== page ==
In addition to the Homeless Outreach Programs Engagement (HOPE) Team and TriMet’s already-existing Safety Response Team, “our hope is that in following the Health Department’s recommendations, we’ll have long-term positive impacts for transit police and the community by reducing police involvement with people experiencing behavioral health, addiction and housing challenges,” said Leisure.

This will reduce strain on transit police staffing and free up staff to process  criminal cases, conducting thorough investigations and overall allowing for more sustainable staffing practices.  

The Sheriff’s Office’s HOPE Team is an outreach-first group that connects community members experiencing houselessness with resources while also providing law enforcement services. And since MCSO provides services to the transit system, Leisure said, “this is an opportunity to provide outreach services to houseless community members while also having a positive impact for transit riders.”

TriMet safety, security and vulnerable communities 

“We have a great partnership between TriMet and Multnomah County, both in the Sheriff’s Office and the behavioral health side,” said Andrew Wilson, TriMet’s Executive Director of Safety and Security. 

“We have been going through a reimagining process, which has been underway for a couple of years and has brought forward excellent recommendations.”

The partnership has led to more enhanced training and de-escalation techniques, as well as more ways to approach safety on our system.

“The program and logic model is well-done and helps understand gaps in the system,” Wilson said. 

“TriMet’s Safety Response Team has been in operation for a year,” said Marissa Clarke, TriMet’s first-ever Vulnerable Communities Coordinator. 

There are currently 46 members, with 48 projected by the end of the year. On average, the team performs 500 welfare checks monthly — calls that would have traditionally been routed to law enforcement, said Clarke.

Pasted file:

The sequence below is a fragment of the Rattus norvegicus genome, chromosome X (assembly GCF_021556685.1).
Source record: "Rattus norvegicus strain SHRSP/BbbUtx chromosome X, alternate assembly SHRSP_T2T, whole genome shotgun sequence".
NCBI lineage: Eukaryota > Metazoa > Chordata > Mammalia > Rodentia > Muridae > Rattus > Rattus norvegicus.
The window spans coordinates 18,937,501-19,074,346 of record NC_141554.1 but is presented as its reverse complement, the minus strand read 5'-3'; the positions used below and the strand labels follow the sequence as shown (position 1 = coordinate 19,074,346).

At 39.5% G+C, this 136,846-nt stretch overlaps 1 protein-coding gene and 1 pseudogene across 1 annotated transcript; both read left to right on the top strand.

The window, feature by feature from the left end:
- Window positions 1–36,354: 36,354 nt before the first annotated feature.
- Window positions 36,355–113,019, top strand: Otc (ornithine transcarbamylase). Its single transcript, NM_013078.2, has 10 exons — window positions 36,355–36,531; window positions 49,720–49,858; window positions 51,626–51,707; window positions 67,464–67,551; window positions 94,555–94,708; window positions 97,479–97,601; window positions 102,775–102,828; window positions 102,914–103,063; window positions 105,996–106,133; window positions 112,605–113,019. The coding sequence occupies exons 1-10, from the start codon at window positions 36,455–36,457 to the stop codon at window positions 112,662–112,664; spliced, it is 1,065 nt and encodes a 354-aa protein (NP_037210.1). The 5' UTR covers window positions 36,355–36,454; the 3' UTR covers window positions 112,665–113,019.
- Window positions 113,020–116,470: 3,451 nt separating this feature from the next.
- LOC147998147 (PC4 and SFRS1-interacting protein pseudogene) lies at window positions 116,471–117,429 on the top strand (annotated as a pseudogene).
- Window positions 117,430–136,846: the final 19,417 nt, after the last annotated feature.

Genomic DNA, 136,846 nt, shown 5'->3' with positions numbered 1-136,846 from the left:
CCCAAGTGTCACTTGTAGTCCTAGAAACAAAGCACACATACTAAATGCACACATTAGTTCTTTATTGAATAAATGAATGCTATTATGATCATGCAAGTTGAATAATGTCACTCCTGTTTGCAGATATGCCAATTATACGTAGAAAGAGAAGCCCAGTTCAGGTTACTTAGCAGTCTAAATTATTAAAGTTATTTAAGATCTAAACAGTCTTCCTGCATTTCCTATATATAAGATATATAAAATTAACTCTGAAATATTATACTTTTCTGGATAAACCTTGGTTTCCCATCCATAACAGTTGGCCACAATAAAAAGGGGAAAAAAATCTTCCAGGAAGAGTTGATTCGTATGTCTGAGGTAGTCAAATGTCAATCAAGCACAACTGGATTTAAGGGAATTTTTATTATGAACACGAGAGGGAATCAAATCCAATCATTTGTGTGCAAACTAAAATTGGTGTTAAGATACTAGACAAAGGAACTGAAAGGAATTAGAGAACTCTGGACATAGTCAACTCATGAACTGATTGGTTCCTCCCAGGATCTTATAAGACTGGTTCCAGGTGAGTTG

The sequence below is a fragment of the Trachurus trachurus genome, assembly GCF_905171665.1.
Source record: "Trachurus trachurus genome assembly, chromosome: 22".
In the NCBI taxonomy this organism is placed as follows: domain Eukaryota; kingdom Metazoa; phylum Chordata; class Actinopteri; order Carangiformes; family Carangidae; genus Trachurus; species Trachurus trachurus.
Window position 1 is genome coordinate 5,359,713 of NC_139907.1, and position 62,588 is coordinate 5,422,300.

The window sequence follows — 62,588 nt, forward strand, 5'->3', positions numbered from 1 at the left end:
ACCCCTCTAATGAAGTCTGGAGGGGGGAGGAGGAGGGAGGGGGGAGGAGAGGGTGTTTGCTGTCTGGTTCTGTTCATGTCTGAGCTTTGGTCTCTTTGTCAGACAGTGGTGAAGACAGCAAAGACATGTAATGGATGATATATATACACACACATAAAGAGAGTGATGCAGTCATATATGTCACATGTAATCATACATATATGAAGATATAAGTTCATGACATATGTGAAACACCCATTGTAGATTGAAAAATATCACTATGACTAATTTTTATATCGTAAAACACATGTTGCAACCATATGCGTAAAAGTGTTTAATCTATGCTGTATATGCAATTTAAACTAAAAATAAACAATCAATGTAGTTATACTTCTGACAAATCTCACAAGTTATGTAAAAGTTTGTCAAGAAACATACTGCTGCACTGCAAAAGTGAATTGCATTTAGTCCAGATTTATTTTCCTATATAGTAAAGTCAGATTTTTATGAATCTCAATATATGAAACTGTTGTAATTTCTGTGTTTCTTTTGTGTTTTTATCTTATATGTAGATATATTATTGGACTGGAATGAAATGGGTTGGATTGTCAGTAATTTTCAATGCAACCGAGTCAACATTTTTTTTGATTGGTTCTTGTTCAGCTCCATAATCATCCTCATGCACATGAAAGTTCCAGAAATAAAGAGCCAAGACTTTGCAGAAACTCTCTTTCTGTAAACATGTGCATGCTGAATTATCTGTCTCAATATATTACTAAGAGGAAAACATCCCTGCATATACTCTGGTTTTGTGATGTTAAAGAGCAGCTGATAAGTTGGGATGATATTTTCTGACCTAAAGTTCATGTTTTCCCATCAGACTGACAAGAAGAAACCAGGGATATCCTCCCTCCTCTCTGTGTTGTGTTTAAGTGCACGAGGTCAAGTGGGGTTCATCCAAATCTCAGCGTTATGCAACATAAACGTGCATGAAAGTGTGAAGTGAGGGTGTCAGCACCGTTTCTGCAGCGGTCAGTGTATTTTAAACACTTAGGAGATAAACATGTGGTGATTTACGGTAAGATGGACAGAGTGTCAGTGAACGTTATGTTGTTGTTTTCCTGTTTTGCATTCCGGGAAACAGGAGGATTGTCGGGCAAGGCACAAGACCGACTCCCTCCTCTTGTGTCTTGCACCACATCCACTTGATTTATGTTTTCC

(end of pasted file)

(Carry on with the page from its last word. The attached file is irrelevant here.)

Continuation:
“The team increases the ability to proactively address low-level livability issues and the basic needs of the most vulnerable riders throughout the tri-county area,’’ said Clarke.

Other efforts include connecting to transit agencies across the country who are also reimagining their approaches to enhancing transit security, as well as garnering wider regional support for this ongoing work.

Clarke will work closely with the City of Portland and contracted providers on the implementation of the Menlo Park Safe Rest Village.

“I appreciate the thoroughness of the report and thoughtfulness,” said Commissioner Susheela Jayapal. “As I understand, the team you’re describing is more of an affirmative preventative care response.” 

“Really, the need we have most acutely is that preventative element,’’ replied Wilson. 

“The statistic about the Safety Response Team doing 500 welfare checks a month is a really incredible number,” said Commissioner Jessica Vega Pederson.

“You can tell in all the work the thoroughness and thoughtfulness and robust opportunity to how this helps the system.” 

“Could one of you speak to the impact of methamphetamine on TriMet?” asked Commissioner Sharon Meieran.  

“Yes, particularly fentanyl, we have seen the impact,” Wilson answered. 

“There’s an impact of drug use and other lawless behavior that’s out there. We’re working on a multi-pronged approach, connecting teams and services for prevention, then a Safety Response Team to address acute basic needs, and then code-enforcement or ultimately the Sheriff’s Office.” 

Chair Deborah Kafoury shared that she was curious about next steps as this work transitions “from concept to implementation,” recalling that this commitment to create the Public Safety Transit Behavioral Health Response Team began with the Board’s vote “to have the Sheriff’s Office be the ‘mothership’ — for lack of a better phrase — of TriMet transit police.” 

Watch the board briefing here